It’s a difficult practice, especially for the extroverted, but thinking before speaking is the utterance of relational decorum; a vital insurance.
There’s a good acronym for thinking before we speak.
Before we speak, T.H.I.N.K... Is what we’re about to say True? Will it be seen as Helpful? Will it Inspire them, others or the situation? Is it really Necessary to be said? Is the approach to be used, Kind?
Is It True?
Many things we blurt out, when put to the test, are not entirely factual. This is the first test of what we’re about to say, and it should purge a lot of the non-truths we could otherwise say.
If we’re committed to the truth it won’t be a hard thing to begin to screen what we say by asking this rudimentary question. If it’s not true we shouldn’t say it.
Will It Be Seen as Helpful?
Why would we want to say anything that wasn’t helpful? It’s an easy one to answer. Sometimes when we’re hurt we say things without thought in our anger. This is clearly not helpful. Indeed, helpfulness cannot really be the unrestrained goal of the hurt person. Before we open our mouths we’re best served to resolve those hurts first.
The helpful tongue comes from a heart that’s stayed in an unemotional space; that is, the higher mind has control and provides for the heart an ability to love.
The key question is, will they view what we’re about to say as helpful?
Will What You’re About to Say Inspire Them?
Now this is a real test. Not everything we’ll want to say will inspire people. Not everything needs to be. But, the point is, just asking the question invites our higher minds to engage with the challenge.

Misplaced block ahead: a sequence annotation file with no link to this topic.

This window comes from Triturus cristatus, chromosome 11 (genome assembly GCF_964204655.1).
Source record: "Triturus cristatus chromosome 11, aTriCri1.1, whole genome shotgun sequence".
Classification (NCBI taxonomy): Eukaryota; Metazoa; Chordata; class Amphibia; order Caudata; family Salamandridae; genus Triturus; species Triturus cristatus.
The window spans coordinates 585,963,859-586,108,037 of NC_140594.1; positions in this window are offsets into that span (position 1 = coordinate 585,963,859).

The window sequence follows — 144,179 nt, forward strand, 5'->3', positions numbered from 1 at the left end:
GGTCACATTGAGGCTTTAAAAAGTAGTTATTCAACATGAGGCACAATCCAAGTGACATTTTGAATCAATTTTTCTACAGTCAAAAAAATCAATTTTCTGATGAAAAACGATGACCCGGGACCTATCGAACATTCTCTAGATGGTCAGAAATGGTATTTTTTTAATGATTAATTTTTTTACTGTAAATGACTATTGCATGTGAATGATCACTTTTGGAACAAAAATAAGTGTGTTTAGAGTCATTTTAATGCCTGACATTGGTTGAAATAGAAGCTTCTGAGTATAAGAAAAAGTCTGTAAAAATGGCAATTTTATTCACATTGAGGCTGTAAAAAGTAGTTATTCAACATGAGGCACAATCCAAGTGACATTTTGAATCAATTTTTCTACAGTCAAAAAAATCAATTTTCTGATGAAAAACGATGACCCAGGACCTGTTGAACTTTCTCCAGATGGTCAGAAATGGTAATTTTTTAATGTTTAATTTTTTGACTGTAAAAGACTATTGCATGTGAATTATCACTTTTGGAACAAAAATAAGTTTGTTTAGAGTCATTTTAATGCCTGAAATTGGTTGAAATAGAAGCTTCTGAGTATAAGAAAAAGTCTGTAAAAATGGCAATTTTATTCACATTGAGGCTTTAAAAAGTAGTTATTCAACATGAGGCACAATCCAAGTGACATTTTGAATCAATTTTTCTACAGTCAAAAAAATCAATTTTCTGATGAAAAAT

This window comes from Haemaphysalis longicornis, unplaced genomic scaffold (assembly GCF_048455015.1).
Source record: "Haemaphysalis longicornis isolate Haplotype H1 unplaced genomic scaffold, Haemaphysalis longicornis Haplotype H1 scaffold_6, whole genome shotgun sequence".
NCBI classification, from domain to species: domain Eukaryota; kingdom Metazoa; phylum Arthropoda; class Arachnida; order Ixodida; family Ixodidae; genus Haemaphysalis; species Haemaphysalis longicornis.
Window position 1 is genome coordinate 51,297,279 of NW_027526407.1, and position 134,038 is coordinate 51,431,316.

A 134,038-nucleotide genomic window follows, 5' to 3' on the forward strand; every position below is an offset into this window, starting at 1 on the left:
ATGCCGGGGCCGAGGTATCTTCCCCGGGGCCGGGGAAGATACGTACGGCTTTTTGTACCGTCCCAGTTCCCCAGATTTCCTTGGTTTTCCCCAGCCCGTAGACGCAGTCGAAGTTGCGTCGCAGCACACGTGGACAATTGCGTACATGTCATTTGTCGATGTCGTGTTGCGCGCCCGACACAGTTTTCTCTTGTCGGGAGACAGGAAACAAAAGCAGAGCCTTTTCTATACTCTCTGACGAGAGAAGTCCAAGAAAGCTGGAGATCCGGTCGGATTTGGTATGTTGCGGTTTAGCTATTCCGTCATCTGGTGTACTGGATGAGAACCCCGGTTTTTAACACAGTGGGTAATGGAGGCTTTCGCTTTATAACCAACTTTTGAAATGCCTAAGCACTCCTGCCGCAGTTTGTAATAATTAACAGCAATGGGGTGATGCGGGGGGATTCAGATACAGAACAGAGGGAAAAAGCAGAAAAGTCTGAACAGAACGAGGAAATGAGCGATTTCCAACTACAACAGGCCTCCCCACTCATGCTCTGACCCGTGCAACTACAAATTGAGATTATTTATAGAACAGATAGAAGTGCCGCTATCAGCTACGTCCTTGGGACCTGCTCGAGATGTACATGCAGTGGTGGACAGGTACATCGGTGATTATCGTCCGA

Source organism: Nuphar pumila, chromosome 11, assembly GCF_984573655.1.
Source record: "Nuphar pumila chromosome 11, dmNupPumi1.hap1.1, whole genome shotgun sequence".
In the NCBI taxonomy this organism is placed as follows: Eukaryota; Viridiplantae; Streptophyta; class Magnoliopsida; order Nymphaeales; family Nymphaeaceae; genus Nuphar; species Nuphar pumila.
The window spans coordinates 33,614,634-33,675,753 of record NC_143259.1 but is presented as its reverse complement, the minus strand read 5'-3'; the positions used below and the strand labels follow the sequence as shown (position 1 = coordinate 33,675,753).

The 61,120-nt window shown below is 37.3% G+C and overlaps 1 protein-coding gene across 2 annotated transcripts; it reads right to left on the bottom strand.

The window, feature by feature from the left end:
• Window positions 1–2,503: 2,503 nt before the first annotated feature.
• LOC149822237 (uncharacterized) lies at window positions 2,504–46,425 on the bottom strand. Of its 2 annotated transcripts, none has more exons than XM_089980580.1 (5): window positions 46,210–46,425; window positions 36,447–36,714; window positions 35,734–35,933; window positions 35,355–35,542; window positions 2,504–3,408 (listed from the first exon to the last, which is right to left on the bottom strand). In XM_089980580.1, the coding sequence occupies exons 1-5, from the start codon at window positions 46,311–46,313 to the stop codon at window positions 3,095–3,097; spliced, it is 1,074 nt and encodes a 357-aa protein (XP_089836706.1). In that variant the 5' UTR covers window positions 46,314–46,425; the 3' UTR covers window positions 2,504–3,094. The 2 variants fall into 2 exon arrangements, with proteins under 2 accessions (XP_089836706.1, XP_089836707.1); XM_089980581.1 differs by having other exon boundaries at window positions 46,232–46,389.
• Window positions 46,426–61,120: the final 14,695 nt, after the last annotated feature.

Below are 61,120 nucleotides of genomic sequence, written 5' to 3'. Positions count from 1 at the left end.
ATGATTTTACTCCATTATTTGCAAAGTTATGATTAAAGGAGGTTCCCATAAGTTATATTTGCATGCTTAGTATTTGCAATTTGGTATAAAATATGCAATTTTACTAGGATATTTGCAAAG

Can we appeal to the more motivational side of their position? If we want any part in positive influence we’ll want to inspire them somehow.
Doing this requires us to step into their shoes; an indispensable empathy is created.
Is It Really Necessary?
Will they see it as necessary, or will you? Many things we say because we haven’t established the sort of self-control we need in getting the best results. We commit ourselves to saying unnecessary things that won’t build up the other person.
Prudence is the virtue of restraint that baulks at instantaneous temptation. It looks for the trap first before plunging in.
Beyond trying to justify to ourselves the need to say these things, why should we say what we’d want to say if it’s not necessary?
Is the Approach Kind?
This is a good final test. This is not so much sugar-coating the issue as it’s being genuinely caring in the discharge of our verbal armoury.
Kindness is blessing and we can just imagine what it feels like to hear pleasant words—they’re “like a honeycomb; sweetness to the soul and health to the body” (Proverbs 16:24).
We all like to be treated with kindness.
© 2011 S. J. Wickham.
Acknowledgement: to Pastor Anthony Palmieri of